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|HCM City and Hanoi top Southeast Asia in terms of dynamism, according to a new report. (Photo courtesy JLL Vietnam)|
The results show a continuing shift in global influence from west to east, with Indian, Chinese and Vietnamese cities dominating the top positions.
Vietnam, with two cities in the top 20, the most of any country in the Southeast Asian region, featured highly in the global ranking driven by soaring exports to the US as its economy profits from the China-US trade disputes, which is forcing companies to shift their supply chains, the report said.
Jeremy Kelly, director of cities research at JLL, said: “The remarkable dynamism in the emerging Asian economies is proof that economic reforms, business growth and infrastructure investment can drive the expansion of industry, significantly in the tech sector, and facilitate a start-up culture. This is now being repeated the world over, as geographical diversity looks to be returning to the Index.”
The index combines socio-economic and commercial property metrics in 130 markets to identify the world’s most dynamic urban centres. It identifies a number of key growth drivers, including talent attraction, the expansion of innovation hubs and better urban planning, they can employ to meet the challenges faced by rapid momentum.
In recent years, Vietnam has entered a journey of international integration and been creating an export-driven economy. Securing a large number of FTAs has set it up for a partnership with 60 countries and on the path to becoming the new global manufacturing hub.
These successful trade pacts are also expected to boost its GDP by 2.18 percent-3.25 percent annually by 2023 and by 4.57 percent-5.3 percent annually between 2024 and 2028, JLL said.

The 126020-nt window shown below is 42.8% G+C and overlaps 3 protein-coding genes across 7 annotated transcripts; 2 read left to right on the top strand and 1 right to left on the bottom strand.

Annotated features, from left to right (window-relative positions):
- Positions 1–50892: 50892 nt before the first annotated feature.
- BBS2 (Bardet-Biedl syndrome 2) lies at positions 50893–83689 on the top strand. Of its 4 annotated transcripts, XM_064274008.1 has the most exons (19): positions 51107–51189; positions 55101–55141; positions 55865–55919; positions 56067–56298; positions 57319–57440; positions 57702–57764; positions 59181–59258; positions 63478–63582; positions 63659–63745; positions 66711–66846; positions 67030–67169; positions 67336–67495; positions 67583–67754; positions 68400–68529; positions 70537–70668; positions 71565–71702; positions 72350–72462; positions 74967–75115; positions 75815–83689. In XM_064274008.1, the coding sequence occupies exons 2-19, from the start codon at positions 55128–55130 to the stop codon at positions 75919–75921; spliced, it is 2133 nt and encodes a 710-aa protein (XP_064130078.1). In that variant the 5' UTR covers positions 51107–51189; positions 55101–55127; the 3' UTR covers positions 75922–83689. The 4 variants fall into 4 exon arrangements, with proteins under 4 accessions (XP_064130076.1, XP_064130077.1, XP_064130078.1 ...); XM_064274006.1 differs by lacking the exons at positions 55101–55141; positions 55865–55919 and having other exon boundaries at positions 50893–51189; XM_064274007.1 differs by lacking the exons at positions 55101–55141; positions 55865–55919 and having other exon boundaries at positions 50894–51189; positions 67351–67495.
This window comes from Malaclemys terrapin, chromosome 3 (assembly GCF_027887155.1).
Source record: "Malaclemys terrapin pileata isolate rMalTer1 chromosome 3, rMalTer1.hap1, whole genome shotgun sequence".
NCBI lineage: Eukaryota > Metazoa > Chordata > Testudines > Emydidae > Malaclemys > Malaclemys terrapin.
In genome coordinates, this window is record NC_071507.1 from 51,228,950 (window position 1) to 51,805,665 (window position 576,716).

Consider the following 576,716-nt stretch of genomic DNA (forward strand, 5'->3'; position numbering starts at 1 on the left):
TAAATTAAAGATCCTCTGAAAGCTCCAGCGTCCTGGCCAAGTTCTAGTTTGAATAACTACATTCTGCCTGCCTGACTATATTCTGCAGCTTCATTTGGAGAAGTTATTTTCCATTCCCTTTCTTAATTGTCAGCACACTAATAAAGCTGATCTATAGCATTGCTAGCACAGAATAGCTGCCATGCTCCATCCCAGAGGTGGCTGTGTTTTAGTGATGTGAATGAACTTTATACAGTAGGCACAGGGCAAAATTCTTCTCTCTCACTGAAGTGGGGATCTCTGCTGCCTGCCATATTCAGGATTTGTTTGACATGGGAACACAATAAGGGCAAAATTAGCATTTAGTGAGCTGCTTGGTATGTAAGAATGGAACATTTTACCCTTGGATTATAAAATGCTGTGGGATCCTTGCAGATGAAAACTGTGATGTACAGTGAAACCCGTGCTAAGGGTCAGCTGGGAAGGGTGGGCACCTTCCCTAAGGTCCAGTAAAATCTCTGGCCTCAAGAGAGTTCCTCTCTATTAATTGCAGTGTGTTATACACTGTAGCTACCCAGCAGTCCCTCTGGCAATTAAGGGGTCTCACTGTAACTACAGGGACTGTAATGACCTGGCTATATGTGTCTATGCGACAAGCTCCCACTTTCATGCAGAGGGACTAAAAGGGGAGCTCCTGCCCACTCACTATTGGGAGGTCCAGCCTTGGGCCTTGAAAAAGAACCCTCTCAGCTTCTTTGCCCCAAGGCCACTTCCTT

Stephen Wyatt, head of JLL Vietnam, said: “This has strengthened Vietnam’s leading momentum in Southeast Asia, with HCM City and Hanoi retaining their status as the top two cities leading the Index and are set to have among the highest economic growth globally over the next several years.”
However, rapid urbanisation and strong economic growth in Vietnam are putting huge pressure on existing infrastructure.
While many other cities are struggling to keep pace with the growing demands for high-quality transport and utilities, both HCM City and Hanoi are responding to the infrastructure deficit by investing heavily in new metro networks to create large, commuter-intensive public transport systems. Long Thanh Airport is also being constructed near HCM City to replace Tan Son Nhat as the city’s international airport.
In response to demographic growth and the need for quality of life enhancement, smart-city technologies are presented as an appropriate measure to improve the city’s efficiency, livability and sustainability.
HCM City and Hanoi are pushing smart city initiatives and districts to promote sustainable development, and this has attracted foreign investors such as Sumitomo, Lotte Group and ABB Group. Notable developments in progress include Eco Smart City in HCM City and BRG Smart City in Hanoi.
“One common ingredient when looking at cities that succeed at rapid growth is the importance placed on governance and leadership – something often overlooked,” Kelly said.
“The complex nature of city transformation relating to the innovation economy, climate mitigation and a changing geo-political world means a city’s governance system is increasingly critical to a city being ‘future-fit’ for the coming decades.”
Wyatt said: “JLL expects Vietnam’s fastest growing cities to maintain the level of interest from overseas investors, and continue on its growth trajectory, particularly with the help of government policy to resolve infrastructure deficit and city sustainability.”
The company’s City Momentum Index has been published for the seventh year.